New Delhi: In the latest instance of misuse of Uttar Pradesh’s controversial new anti-conversion law, the police on Tuesday stopped a Muslim couple from getting married based on rumours of ‘love jihad‘. The man, 39-year-old Haider Ali, has alleged that the police beat him and tortured him while they kept him in custody overnight, the Indian Express reported.
The police in Kushinagar reportedly received a phone call saying that an inter-faith marriage was going to take place, with a Hindu woman having converted to Islam for the wedding, and that was enough for them to decide to stop the wedding. Kasya Police Station SHO Sanjay Kumar told Indian Express that “miscreants” were to blame, and that the couple was let go after the police realised they were from the same religion.
The couple was finally able to get married on Wednesday, after the woman’s brother arrived and made clear that the family had no objection to the marriage, the newspaper reported. There is no law in India that says a couple cannot get married without their parents consent.
The police denied the allegations of violence against Ali. “It was not like the couple were brought to the police station in secret. Also, the matter was soon sorted… There was no reason to beat up anyone,” Kushinagar SP Vinod Kumar Singh told the Indian Express. There is no law in India that allows the police to beat up a suspect (or anyone else) under any circumstances.
“On Tuesday afternoon, Shabeela and I got married,” Ali told the Indian Express. “After the ceremony, a small party was on when a police team arrived and said there had been no nikaah. They wouldn’t listen to anything and took us to the police station around 7.30 pm. There they let the cleric go after he changed his statement and said the nikaah wasn’t final yet.”
At the police station, Ali said, Shabeela was sent to a different room before he was beaten with a belt. “One of the policemen asked another to skin me… I tried to talk to them… When Shabeela heard me crying, she panicked. The policemen asked her about her family but she was scared. Only around 9 pm could I convince her to tell the police her brother’s number.”
The police then called her family, who confirmed that she was a Muslim and even sent a photo of her Aadhaar card. “The police personnel were polite after that, but still did not let us go. They said they would wait for her brother to arrive. I was kept in the verandah in the cold,” Ali told the Indian Express.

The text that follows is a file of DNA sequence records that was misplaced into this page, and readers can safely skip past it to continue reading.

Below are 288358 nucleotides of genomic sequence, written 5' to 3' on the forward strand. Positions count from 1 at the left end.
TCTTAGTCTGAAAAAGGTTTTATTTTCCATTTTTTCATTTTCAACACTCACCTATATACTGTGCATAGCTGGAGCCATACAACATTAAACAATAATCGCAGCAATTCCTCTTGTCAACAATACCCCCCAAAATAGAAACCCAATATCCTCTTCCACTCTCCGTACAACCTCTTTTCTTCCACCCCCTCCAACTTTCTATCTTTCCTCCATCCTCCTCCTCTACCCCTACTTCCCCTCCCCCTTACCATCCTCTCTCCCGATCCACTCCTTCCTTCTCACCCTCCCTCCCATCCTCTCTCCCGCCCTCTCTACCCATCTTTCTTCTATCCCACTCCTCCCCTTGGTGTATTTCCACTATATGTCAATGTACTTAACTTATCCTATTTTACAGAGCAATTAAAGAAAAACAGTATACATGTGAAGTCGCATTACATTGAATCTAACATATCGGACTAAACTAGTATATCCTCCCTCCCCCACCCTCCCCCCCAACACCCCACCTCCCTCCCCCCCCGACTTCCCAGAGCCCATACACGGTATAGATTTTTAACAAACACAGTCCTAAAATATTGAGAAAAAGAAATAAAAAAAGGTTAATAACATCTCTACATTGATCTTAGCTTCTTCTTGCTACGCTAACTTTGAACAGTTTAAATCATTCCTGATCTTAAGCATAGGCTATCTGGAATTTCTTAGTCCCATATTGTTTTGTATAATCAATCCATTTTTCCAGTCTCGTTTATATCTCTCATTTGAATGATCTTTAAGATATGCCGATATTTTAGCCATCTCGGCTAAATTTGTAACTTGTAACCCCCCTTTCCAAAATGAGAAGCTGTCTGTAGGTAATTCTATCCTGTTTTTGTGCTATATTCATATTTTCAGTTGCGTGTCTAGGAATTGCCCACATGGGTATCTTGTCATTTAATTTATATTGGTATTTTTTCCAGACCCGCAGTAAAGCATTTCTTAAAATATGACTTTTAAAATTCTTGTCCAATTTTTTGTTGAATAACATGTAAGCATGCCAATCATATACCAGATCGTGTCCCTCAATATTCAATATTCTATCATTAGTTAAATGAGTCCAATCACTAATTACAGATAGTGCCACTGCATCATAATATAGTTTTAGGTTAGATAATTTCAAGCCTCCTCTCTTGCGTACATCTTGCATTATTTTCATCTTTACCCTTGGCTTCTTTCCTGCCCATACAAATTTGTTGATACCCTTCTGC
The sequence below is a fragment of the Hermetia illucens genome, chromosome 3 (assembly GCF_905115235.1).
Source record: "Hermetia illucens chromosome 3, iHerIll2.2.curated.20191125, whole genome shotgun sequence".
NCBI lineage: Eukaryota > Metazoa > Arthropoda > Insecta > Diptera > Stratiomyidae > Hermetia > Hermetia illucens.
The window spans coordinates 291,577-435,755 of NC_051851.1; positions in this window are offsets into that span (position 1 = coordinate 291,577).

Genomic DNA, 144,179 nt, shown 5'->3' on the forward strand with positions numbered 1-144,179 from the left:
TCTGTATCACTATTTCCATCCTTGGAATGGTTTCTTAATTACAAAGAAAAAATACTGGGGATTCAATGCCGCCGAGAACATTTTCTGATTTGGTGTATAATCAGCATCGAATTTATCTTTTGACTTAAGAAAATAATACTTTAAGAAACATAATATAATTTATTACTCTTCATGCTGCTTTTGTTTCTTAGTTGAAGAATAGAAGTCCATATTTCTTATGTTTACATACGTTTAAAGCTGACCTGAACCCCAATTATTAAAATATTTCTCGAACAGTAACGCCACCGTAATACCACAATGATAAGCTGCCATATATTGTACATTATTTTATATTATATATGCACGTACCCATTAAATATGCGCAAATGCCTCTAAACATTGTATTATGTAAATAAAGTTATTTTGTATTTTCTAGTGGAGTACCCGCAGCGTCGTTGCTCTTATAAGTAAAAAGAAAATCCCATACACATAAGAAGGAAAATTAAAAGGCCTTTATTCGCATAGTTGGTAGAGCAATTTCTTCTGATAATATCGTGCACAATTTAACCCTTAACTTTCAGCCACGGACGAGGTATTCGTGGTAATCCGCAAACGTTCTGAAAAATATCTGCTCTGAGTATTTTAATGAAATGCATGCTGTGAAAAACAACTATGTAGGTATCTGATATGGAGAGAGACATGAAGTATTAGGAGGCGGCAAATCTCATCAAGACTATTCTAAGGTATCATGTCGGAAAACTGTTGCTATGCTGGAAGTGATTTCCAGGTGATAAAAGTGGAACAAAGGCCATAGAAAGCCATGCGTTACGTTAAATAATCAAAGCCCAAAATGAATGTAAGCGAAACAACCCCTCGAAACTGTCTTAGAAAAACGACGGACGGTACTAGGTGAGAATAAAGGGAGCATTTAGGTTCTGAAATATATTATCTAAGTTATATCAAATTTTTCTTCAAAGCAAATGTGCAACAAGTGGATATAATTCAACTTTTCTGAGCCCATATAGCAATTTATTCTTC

When asked if the police would be taking action against those who spread the ‘love jihad’ rumour and called the police, an official said no criminal charges were made out though the information was wrong.
A local social activist, Arman Khan, said Ali had approached him for help to get married to Shabeela, who had run away from her parents’ home in Azamgarh. Before the ceremony was to take place, Khan said, some Hindu Yuva Vahini members came around and started asking the couple questions.
Mushtaqeem Ali, the watchman of Ali’s village (Gurmiya in Kushinagar) said he was the one who called the police as some Hindu men approached him with the complaint.
Ever since Uttar Pradesh passed its new anti-conversion ordinance, about two weeks ago, multiple reports have come in of the police stopping weddings and harassing couples, even when both parties are consenting. Last Saturday, for instance, a Muslim man and his brother were arrested in Moradabad, after he tried to get his marriage to a Hindu woman registered. The woman repeatedly told the police that she was getting married off her own free will.
The Moradabad case was the fifth to be lodged in Uttar Pradesh since the anti-conversion ordinance became a law. Last week, a 21-year-old man was arrested in Bareilly under the ‘love jihad’ legislation while seven persons were arrested and eight booked in Sitapur, while 14 persons were booked in Mau and two charged in Muzaffarnagar.
In recent weeks, BJP-run states like Uttar Pradesh, Haryana and Madhya Pradesh have revealed plans to enact laws to counter “love jihad” – a term coined by Sangh parivar outfits to describe an imaginary Muslim conspiracy to convert unsuspecting Hindu women to Islam.
Uttar Pradesh, which has a significant Muslim population, has been first to pass an ordinance or an executive order to tackle ‘love jihad’. According to the ordinance, a marriage will be declared null and void if a woman converts into a religion solely for marriage. Those wishing to change their religion after their wedding would need to apply to the district magistrate a month in advance.
The state’s cabinet approved the ordinance even though on November 11, the Allahabad high court denounced a judgment by a single-judge bench that chief minister Yogi Adityanath had openly cited as proof that his crusade against ‘love jihad’ had merit.